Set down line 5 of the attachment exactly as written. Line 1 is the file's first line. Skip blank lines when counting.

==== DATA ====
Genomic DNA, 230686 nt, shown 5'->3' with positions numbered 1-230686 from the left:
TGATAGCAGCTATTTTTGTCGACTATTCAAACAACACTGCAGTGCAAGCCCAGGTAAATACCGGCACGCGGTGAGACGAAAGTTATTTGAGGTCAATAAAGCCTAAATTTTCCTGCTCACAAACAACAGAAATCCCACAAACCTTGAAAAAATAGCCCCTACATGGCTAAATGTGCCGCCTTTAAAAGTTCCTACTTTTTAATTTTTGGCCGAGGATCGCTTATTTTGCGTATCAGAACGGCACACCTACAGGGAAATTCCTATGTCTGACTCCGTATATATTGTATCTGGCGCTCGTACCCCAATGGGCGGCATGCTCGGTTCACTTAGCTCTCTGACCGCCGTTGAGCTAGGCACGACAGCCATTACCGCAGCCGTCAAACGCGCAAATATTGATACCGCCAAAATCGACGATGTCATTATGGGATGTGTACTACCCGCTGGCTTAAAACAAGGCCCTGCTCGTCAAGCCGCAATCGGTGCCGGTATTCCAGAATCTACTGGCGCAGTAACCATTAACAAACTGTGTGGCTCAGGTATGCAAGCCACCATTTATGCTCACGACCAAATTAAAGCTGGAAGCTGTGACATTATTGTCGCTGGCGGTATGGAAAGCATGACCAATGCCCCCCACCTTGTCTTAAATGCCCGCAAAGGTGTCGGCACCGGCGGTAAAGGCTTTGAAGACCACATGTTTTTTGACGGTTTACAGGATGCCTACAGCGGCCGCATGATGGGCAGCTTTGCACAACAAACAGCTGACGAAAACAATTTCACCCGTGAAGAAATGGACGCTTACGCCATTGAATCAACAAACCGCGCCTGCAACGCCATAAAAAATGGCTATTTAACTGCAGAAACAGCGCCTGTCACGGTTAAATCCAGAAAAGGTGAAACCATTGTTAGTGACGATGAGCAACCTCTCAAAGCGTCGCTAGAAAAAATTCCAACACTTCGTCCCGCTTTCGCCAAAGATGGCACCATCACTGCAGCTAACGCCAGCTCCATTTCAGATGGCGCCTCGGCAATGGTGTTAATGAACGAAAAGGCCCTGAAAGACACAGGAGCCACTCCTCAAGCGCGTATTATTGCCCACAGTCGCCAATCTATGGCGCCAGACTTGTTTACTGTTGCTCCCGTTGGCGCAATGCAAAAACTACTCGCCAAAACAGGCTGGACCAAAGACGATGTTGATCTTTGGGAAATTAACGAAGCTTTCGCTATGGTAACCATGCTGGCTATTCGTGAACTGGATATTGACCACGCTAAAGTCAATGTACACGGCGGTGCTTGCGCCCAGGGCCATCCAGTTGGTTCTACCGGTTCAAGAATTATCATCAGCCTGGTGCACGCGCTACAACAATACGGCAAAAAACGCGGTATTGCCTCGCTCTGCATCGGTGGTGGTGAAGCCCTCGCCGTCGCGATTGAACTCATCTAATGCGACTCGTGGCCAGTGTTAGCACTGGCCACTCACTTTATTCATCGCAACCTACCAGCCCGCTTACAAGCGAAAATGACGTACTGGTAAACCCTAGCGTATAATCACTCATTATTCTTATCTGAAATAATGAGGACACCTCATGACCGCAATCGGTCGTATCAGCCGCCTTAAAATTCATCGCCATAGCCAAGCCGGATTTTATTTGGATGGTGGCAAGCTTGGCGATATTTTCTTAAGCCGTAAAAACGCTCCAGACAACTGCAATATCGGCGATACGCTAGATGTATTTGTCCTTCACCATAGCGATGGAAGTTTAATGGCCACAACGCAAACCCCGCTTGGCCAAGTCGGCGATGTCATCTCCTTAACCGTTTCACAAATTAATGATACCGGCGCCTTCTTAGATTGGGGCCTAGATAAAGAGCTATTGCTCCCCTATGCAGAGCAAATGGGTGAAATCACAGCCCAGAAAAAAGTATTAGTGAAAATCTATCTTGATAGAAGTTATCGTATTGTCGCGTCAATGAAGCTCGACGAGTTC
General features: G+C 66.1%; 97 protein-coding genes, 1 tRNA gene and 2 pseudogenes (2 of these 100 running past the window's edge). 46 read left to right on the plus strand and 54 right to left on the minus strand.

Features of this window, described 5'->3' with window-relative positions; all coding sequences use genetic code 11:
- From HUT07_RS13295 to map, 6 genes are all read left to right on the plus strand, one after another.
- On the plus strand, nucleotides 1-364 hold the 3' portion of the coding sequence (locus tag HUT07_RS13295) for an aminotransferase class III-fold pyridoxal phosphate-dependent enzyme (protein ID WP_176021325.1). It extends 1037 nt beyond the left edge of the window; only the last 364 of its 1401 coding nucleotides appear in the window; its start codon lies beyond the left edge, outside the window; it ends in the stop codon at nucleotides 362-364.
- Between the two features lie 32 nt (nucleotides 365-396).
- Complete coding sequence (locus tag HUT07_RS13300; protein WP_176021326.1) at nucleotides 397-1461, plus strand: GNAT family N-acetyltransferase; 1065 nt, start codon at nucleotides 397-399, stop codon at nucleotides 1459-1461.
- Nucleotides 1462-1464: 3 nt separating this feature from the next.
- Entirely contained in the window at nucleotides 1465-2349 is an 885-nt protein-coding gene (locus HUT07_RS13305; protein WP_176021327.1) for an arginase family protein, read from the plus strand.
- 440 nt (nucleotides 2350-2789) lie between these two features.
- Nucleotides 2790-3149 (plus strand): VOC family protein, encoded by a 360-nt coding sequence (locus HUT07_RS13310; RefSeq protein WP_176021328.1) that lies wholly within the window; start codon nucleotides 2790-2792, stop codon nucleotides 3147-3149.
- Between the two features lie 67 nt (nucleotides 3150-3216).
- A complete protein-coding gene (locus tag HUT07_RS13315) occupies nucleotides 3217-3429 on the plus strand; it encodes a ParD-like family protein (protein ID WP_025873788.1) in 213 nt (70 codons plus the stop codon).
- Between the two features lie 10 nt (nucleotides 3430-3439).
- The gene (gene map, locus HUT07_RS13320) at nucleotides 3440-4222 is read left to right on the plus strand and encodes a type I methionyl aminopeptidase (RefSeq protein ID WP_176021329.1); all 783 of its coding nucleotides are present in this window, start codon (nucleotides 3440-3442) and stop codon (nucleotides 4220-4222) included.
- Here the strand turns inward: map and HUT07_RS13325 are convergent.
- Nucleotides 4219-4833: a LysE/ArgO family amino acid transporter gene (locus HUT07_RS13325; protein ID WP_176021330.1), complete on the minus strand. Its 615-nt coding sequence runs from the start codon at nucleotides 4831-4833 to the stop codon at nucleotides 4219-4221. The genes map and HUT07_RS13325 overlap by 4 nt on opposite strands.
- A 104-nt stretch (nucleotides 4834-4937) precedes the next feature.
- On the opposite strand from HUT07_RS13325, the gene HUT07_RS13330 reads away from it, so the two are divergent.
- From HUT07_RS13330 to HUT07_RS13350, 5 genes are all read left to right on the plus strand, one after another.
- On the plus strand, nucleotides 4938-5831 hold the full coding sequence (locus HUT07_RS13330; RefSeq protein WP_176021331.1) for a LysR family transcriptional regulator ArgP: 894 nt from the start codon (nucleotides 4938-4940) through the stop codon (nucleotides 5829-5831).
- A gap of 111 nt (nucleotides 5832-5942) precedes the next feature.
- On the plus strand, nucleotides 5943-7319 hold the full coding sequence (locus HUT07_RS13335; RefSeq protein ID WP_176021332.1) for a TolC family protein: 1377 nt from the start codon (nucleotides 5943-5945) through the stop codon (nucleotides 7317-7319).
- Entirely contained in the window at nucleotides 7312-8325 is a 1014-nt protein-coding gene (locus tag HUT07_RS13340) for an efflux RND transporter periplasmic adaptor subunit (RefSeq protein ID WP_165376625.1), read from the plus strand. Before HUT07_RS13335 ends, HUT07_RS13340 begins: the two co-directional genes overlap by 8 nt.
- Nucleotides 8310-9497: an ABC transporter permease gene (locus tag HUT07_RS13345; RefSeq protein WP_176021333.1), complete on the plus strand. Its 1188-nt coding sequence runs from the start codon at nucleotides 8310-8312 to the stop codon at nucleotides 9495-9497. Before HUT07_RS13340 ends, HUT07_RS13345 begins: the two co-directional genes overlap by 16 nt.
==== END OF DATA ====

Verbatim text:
- From HUT07_RS13295 to map, 6 genes are all read left to right on the plus strand, one after another.